Okay, folks…you want Amazon to do something about staggered releases, “high” e-book prices, poor formatting, and so on.
They are the retailer, and they certainly have a lot of influence with the wholesalers (publishers, in the case of books).
Personally, I’m a tad uncomfortable with Amazon dictating the contents of books. I wouldn’t want them to mandate an active table of contents, for example. Oh, they would be within their rights to say we aren’t selling anything without chapter marks or with page numbers in the middle of the screen due to poor conversion, but I’d rather have them buy and sell the books or not. I love their seven-day return policy on e-books, and I’d rather let the market decide who wins and loses.
That said, it’s fine for retailers to choose not to carry “cheap looking” products, just to use one decision factor. The Dollar Store can carry them, but Nordstrom’s may choose not to do that.
It is becoming a war, though, in some ways with Amazon and some publishers. Amazon backed down on text-to-speech, allowing publishers to block that access. That was almost a year ago, in February of 2009. They don’t seem to be in such a conciliatory mood lately, though.
We’ve seen them pull a publisher before. MobileReference, which published the Orwell book that Amazon removed from people’s Kindles, saw their titles unavailable through Amazon for awhile.
Okay, that might seem reasonable. Maybe Amazon wanted to verify the rights status. The MobileReference books (outside of the Orwell book) were eventually made available again.
However, New York Times bestselling author Douglas Preston (who sent me a statement for ILMK readers that appeared in this blog yesterday, contacted me this morning with a heads-up.
Mr. Preston sent this:
“Hi Bufo,You and your readers may be interested to know that Amazon has stopped selling IMPACT and some of my other books in hardcover. I am told by insider sources this is in retaliation for the delayed Kindle release of IMPACT<snip>… .As a result, IMPACT will probably drop off all the bestseller lists, since Amazon is one of the largest reporting booksellers. This will really hurt my sales.Doug”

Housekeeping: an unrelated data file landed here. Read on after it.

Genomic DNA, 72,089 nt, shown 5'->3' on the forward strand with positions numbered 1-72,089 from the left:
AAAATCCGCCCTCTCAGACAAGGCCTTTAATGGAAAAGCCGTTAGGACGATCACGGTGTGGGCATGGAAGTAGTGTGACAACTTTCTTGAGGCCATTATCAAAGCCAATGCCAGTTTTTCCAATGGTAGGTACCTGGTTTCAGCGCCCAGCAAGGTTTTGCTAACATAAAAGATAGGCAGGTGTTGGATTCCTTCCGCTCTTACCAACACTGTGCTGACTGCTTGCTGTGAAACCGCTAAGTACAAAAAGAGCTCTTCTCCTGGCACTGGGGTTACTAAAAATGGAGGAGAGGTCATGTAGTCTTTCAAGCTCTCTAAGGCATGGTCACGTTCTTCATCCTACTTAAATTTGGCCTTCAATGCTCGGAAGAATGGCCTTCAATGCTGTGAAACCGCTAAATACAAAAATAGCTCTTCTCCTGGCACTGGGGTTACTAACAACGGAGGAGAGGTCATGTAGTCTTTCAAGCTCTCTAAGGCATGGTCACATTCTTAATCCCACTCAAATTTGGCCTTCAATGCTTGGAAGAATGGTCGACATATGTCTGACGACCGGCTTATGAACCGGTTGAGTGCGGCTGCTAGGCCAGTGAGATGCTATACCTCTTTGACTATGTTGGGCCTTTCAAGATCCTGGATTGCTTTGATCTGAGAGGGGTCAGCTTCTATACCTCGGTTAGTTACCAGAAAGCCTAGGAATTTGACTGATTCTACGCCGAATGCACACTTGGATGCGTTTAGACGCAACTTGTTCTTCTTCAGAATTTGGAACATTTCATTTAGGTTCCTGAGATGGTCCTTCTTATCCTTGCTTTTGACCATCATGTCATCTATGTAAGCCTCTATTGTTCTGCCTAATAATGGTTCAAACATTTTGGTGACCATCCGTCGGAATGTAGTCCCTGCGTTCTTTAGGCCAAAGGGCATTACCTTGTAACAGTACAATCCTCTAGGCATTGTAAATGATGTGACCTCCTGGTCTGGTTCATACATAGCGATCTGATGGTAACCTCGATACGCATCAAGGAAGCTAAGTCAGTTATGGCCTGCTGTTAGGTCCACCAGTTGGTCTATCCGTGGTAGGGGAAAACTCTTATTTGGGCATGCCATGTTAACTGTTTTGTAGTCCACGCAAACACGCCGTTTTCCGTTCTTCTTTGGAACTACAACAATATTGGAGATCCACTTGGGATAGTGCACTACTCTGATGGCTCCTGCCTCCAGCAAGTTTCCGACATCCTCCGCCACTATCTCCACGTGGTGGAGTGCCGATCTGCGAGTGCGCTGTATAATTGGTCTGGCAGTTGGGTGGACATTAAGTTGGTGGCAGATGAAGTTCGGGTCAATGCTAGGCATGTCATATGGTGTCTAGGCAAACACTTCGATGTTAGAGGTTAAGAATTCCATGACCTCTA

(The “snip” represents a place where I excluded part of the e-mail)
Well, I went to check.
Indeed, the hardcover of Impact is not available directly from Amazon (although you can get it from third-party vendors through the Amazon site), and it was yesterday. The Kindle edition, which was available for pre-order, is not available at all.
So, one question was, how widespread is this? It is just this one book? If that’s the case, there could be something specific to it. Is it all the books from that publisher (which might imply a dispute)? Does it involve more than one publishers, and if so, what do the publishers have in common? Is it tied to the author?
Factor: the author
While things could be in process, this doesn’t seem to be against Mr. Preston. At least some other books from Douglas Preston are still available in the Kindle store. Unfortunately, the two I found right away come from a publisher that blocks text-to-speech, so I’m not going to name them. Logically, though, this takes Douglas Preston out as the sole variable.